Posted by: Brian | February 28, 2010

A Good Day to Stall.

So, my day started at 8am in week 5 of ground school.  It was fairly interesting, covering topics like aircraft performance and weight and balance issues.  While math is required to perform certain functions, calculators are allowed.  Otherwise, I’d have to find a new hobby.  Just sayin.  Next week is our last full week of class.  We start out with quiz #2 and immediately jump into flight planning, which is what I am most looking forward to.  The following week, we do a quick review and take a comprehensive final exam, covering all seven weeks of school.  Once I pass that, I can go ahead and schedule myself for the written FAA exam.

As the winds were pretty high for most of the day, I wasn’t sure if I’d get up in the air today.  By the time class ended, the winds were at about 10 knots from the west, which made for a nice crosswind takeoff and landing.  My instructor decided that today was fair game, so I prepared to go up.  As usual, I knocked out my pre-flight checks early to maximize my time in the air.  And today I got a lot of it.

I taxied us up to runway 36, did our runup and away we went.  It was my second takeoff, which went a little more smoothly than the last time.  I was better able to manage my attention between looking outside and my instruments.  While certain parts of the takeoff went well (yes, there is always a but…), one area I need to improve on.  Actually, I didn’t do it the first time, so not quite sure why I did it this time.  Before I tell you what I did, let me give you a little background: Whenever  you are at full power settings, there are certain factors that tend to want to pull the airplane to the left.  First, the torque of the propellers tend to turn the plane left.  The second is P-Factor.  The descending propeller blade (on the right side) has higher angle of attack than ascending blade (left side). Therefore, there is more thrust coming from the right side of the propeller, again, pushing the plane left.  To counteract this left turning tendency, you use right rudder to yaw the nose back around to maintain heading.  Well, what I did this time was, I used my ailerons (yoke) to maintain heading instead of my rudder.  Don’t ask why.  I didn’t do it the first time.  What I think happened was, I was more concentrated on departure procedures than I was at the task at hand.  But, I must say, my departure procedures were a lot better, though.  🙂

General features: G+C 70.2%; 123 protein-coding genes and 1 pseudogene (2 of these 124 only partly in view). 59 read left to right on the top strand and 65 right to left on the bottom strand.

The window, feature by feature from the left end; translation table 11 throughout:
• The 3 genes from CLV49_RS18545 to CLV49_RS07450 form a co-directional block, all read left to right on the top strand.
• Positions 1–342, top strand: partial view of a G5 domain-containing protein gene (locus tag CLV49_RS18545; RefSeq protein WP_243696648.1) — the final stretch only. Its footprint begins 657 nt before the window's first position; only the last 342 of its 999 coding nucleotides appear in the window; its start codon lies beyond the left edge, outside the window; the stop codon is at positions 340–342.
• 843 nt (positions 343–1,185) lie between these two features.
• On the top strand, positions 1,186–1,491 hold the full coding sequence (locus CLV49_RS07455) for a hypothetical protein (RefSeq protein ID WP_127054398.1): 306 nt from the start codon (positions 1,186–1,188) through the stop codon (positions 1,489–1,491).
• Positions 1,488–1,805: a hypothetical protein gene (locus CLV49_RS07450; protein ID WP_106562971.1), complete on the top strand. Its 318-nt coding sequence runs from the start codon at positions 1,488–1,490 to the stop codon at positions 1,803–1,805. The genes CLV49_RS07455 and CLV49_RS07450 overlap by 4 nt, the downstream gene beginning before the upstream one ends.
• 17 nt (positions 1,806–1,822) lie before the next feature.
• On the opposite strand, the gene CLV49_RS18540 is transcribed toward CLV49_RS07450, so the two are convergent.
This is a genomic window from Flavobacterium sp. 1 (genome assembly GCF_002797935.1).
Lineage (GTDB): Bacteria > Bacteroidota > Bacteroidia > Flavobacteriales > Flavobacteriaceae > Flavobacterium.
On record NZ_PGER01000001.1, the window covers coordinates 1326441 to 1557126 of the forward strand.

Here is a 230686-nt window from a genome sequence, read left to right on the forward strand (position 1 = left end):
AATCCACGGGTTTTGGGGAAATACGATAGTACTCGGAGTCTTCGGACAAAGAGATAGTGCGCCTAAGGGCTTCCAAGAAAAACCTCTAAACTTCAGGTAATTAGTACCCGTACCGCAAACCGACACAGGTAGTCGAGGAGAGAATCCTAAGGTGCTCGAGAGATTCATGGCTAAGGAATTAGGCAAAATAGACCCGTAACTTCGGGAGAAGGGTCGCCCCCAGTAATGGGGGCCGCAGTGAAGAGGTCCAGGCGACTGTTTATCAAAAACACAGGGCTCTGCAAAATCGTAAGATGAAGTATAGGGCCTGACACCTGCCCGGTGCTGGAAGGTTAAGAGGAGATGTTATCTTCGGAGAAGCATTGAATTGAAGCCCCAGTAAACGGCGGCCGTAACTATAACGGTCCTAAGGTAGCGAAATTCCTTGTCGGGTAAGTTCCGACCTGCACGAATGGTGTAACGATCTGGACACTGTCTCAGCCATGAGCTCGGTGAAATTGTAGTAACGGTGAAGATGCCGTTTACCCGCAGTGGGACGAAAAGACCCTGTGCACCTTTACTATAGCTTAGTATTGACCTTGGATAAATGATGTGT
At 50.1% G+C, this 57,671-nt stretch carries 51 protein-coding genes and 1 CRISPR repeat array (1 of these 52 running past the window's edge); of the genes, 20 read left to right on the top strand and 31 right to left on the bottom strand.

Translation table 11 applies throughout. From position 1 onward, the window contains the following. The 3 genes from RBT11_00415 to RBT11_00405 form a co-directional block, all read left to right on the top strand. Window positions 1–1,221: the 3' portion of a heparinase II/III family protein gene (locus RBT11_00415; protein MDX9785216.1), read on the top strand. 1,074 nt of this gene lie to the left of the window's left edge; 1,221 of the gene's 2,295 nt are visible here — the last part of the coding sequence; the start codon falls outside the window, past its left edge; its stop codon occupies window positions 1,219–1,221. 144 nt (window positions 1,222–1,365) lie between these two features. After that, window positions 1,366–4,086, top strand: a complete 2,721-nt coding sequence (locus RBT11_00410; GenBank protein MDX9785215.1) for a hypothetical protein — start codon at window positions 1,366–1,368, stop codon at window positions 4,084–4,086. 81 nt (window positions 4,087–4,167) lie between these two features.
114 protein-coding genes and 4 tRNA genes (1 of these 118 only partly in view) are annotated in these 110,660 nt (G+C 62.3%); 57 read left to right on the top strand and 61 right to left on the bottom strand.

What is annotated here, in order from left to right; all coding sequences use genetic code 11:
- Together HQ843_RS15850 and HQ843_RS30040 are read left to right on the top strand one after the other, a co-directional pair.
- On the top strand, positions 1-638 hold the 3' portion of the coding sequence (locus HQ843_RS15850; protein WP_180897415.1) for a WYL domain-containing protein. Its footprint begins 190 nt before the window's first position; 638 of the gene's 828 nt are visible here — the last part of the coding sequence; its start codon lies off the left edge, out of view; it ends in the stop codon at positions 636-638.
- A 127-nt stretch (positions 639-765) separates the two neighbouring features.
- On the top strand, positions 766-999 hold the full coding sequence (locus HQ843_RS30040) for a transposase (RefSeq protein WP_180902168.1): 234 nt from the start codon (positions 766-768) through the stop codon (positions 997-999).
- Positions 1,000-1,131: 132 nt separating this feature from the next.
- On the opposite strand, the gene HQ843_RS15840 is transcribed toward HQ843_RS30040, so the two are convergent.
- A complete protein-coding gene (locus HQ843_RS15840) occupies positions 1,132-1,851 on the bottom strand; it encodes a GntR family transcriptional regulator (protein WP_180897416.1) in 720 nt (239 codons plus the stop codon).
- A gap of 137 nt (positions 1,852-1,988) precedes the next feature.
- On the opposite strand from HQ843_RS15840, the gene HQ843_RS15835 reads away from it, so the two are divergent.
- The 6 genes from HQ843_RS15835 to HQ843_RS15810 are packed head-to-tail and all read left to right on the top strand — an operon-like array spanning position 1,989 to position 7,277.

We pretty much jumped right into slow flight with full flaps, followed by power-off stalls.  These went ok.  They simulate an approach to landing (full flaps).  I am very much a visual learner, so when he just had me do them on my own the first few times, there was much room for improvement.  I wasn’t aggressive enough on the controls.  I didn’t know how aggressive I could be, but from what he was saying, I needed to be more aggressive.  At one point, I think I was maybe a bit too aggressive on the initial recovery (pushing forward), because I think I caught a “Holy Sh*t!” from my instructor.  I think you may even be able to hear it in the video.  Anyway, he did eventually demonstrate the maneuver, after which I think I did a little better.

After about a solid hour of stalls, we headed back from Deale, MD, to Freeway Airport.  By the time we got back to the area, it was starting to get dark.  I must say, flying at night is very serene.  We entered the traffic pattern just west of the 50/301 interchange and made our turn to downwind.  I was actually able to take us all the way in this time.  I was an awesome feeling being able to land the plane.  While I was doing most of the work, my instructor was verbalizing the instructions to me just to ensure I was not missing anything.  The landing wasn’t a ‘greaser’, but it wasn’t as bad as some other ‘first landings’ I’d seen either.

All in all, it was a very fulfilling lesson.  I learned that I need to be more aggressive on the controls and do one thing at a time.  I tend to think about the next task, instead of the one I am working on.  Also, I still need to my rudders more.  I am getting a little better at it, but much room for improvement still exists.

As for the audio, I did capture the clear cockpit audio, however, have not been able to upload it and embed it with the video yet.  I will do that over the next week or so, but definitely wanted to get the video up.  Let me know what you think…

~ Brian

Hours Today: 1.7 / Total Hours: 8.2



  1. Very nice video!!! For a first landing, it didn’t look too bad. Keep up the good work, I look forward to seeing more!!

    • Thank you! I am looking forward to my next one already!

  2. Brian, sag mal, hast du eigentlich einen Fallschirmspringer Kurs vorher gemacht? Das solltest du unbedingt machen! Bitte! Ich hab dich ganz doll lieb!

  3. Brian, that was absolutely fantastic you grand pa would have been very proud of you.

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